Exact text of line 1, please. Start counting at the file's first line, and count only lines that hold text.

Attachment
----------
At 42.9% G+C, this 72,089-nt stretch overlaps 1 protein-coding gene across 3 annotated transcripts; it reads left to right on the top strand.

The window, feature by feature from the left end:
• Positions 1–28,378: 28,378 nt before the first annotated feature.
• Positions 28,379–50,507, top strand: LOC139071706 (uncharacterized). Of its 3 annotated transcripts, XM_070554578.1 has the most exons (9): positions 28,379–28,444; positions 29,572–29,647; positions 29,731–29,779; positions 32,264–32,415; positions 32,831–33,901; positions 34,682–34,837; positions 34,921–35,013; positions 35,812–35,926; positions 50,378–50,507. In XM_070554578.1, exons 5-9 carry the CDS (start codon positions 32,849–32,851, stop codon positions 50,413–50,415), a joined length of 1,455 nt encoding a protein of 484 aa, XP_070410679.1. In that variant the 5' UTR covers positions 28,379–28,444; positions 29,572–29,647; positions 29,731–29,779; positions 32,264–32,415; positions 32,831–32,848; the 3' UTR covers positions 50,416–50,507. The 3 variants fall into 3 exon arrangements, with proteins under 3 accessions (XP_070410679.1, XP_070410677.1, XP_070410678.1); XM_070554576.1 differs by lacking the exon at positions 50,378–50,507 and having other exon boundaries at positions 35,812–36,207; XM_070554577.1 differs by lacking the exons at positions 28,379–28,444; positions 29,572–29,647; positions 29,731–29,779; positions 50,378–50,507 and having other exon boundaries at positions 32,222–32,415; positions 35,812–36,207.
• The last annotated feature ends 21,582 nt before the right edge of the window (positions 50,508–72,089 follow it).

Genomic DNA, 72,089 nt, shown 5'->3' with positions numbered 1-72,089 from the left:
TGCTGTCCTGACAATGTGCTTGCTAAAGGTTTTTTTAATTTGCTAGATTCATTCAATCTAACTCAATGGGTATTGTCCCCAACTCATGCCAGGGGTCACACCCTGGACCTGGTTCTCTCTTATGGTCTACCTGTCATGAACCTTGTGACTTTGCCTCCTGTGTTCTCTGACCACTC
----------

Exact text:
At 42.9% G+C, this 72,089-nt stretch overlaps 1 protein-coding gene across 3 annotated transcripts; it reads left to right on the top strand.